F1 2014 Season Preview
Red Bull have had a less than impressive start to the 2014 season. There's still a lot to be done for Red Bull to be half as competitive as they were last year.
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It would be almost unfathomable that a team that romped home to their fourth consecutive World Champion at Brazil a mere few months ago, could start next week’s Australian Grand Prix with absolutely no chance of finishing on the podium.
Such is the change that comes with new regulations, Red Bull Racing, a proud team that has dominated the last era of Formula 1, face an incredible uphill battle to keep their and their star driver, Sebastian Vettel’s, sensational winning streak going.
This is without doubt their toughest test yet. Like the dominance of Ferrari was brought to an end by taking away their biggest asset is sensational strategy as the FIA banned changing tyres during the race, one could argue history is seemingly repeating itself.
The latest revolution in Formula 1 has made the engine of the car that much more crucial. Red Bull, of course, unashamedly admit to having the weakest engine on the grid in a Renault, that much at least is true since the departure of Cosworth.
Their battle to keep up their run of form which has seen them create history will be the big story of the current Formula 1 season. It would appear from the outset that this season is going down to a pure arms race between the big teams. Perhaps in the early stages surprises might pop up here and there, but as everyone in the sport knows, ultimately development wins and money funds development. In Formula 1 of all sports it is true that the rich often win.
The RB10 in itself isn’t a bad car, at least it doesn’t appear to be in the limited running we’ve seen. The design is typically unique and amazing, with chief designer Adrian Newey having weaved his magic wand once again. But this time there has been one variable which has been out of Red Bull’s hands that of their customer Renault engine.
Many have pointed out, and Red Bull have themselves admitted, that the main problems seems to be the cooling of the engine. It might be in this respect that Adrian Newey has been too brilliant for his own good. His design might just have been so perfect that Renault’s imperfect engine won’t work with it.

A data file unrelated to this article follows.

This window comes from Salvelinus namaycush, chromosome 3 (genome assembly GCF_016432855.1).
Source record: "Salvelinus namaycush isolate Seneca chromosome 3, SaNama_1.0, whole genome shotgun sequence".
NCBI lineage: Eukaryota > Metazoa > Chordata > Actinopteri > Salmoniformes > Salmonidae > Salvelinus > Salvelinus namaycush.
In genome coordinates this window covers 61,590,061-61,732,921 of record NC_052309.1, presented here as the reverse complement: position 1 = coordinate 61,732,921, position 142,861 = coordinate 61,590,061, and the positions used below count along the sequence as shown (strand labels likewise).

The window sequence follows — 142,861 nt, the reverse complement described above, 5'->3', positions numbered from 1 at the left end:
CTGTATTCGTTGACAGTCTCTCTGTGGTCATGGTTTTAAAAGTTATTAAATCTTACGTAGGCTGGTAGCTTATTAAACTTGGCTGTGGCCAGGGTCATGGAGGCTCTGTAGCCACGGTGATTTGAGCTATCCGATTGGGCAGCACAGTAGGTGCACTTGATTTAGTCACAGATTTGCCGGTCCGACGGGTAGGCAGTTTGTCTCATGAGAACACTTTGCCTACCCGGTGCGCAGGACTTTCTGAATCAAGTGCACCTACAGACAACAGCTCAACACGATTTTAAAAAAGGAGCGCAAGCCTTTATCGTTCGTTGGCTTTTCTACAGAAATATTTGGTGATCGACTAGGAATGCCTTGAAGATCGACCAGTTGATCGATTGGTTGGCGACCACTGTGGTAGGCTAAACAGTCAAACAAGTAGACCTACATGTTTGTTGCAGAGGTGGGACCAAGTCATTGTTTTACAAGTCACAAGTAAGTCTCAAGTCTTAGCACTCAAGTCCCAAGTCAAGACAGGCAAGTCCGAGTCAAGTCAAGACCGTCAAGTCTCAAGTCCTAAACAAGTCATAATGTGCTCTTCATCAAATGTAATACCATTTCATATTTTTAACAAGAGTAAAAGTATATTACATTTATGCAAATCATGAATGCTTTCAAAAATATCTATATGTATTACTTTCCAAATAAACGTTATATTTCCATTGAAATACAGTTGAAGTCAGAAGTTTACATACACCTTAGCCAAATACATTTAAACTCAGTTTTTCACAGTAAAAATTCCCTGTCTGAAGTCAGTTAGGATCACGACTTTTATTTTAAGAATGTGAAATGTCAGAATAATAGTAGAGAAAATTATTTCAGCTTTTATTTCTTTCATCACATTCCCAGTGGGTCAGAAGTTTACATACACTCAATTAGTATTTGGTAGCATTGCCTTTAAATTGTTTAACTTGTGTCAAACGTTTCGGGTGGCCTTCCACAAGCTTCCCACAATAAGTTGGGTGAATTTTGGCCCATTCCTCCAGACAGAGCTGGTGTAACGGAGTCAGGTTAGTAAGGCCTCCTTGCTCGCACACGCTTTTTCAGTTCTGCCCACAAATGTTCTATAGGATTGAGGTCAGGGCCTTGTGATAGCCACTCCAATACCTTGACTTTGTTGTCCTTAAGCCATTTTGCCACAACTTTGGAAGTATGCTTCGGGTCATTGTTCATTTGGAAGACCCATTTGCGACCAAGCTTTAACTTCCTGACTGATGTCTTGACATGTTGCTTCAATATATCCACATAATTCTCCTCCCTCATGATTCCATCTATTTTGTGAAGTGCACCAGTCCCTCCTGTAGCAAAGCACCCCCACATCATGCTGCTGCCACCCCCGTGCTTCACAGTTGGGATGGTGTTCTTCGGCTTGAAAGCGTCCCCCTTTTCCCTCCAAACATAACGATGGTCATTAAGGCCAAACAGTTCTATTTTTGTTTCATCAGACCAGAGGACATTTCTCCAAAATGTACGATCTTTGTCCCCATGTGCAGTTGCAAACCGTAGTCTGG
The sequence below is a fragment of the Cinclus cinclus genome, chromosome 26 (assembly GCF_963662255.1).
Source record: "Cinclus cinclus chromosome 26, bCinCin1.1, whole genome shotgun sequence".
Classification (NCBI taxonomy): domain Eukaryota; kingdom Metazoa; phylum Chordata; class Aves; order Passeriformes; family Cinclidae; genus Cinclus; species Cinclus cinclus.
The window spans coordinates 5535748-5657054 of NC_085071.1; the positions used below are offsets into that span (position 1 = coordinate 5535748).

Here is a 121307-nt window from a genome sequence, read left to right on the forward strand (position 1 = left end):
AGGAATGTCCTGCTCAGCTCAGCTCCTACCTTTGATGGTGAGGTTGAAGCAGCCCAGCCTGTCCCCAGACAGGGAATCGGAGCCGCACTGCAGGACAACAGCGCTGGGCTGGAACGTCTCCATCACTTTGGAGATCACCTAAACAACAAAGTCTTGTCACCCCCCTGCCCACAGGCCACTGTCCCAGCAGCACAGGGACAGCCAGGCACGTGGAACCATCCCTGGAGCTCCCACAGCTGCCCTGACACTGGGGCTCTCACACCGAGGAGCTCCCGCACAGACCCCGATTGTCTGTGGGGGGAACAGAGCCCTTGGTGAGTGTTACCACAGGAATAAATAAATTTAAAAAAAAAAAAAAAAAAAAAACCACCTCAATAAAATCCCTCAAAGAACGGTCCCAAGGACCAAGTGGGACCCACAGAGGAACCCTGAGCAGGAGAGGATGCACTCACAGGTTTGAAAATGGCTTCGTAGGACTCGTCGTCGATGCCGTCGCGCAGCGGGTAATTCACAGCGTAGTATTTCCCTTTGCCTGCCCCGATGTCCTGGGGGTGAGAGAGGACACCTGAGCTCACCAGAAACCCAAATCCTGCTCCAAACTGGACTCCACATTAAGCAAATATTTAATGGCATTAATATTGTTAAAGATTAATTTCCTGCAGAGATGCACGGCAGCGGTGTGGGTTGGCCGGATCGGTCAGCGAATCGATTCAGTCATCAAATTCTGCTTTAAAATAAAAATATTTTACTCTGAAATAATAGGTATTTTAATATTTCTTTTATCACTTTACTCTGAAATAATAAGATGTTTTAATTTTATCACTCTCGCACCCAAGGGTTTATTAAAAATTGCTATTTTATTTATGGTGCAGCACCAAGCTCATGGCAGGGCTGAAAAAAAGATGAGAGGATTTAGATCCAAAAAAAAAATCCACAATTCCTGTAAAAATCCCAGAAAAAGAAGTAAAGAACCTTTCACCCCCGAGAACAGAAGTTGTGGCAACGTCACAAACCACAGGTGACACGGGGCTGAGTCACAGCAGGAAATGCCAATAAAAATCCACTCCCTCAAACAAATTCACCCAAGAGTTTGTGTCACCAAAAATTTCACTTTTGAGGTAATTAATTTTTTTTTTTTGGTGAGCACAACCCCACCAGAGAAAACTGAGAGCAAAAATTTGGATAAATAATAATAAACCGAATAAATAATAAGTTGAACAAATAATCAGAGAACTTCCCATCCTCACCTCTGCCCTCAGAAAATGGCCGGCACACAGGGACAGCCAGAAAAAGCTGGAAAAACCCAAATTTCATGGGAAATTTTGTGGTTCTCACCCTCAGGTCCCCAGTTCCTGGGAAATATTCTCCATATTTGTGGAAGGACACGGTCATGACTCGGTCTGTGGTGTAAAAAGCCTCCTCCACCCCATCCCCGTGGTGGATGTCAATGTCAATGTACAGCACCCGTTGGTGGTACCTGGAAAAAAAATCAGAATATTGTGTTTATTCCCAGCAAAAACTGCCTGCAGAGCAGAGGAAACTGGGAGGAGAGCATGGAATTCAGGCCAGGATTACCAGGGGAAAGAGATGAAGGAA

In the first test it became apparent that the rear of the Red Bull was simply packed up to tight. With the various operating parts too close together, Newey doing so to extract the maximum aerodynamic benefit, cooling became a rather big issue, one that the Renault engine simply couldn’t cope with.
Apart from this primary hurdle which so horrendously impaired Red Bull’s ability to get mileage into their new car, the RB10 is otherwise first class. Some might argue that with a Mercedes engine the RB10 would be competing with, if not better than the Mercedes that has so dominated testing headlines so far.
But that’s all fantasy. Christian Horner and Adrian Newey realise they’ve got to make the best of the lemons Renault has given them, and it’s not inconceivable that these championship winning leaders can do just that.
Although the team is entering this new era, perhaps more is being made of the loss of Mark Webber than is the reality. Yes Webber was an outstanding driver and, at times, a fantastic contributor to the Red Bull team. But the fact remains that while Vettel won 13 races Webber won none.
Young Daniel Ricciardo has a lot to prove and perhaps not the car to prove it. His situation could potentially turn out like Sergio Perez at McLaren last year, simply getting into the right car at the wrong time.
But Red Bull will fight. This is going to be a season won in development, not different to any other. And over the last five years if anything is to hold true into this new era, it’s that Red Bull and Newey are clearly the kings of development.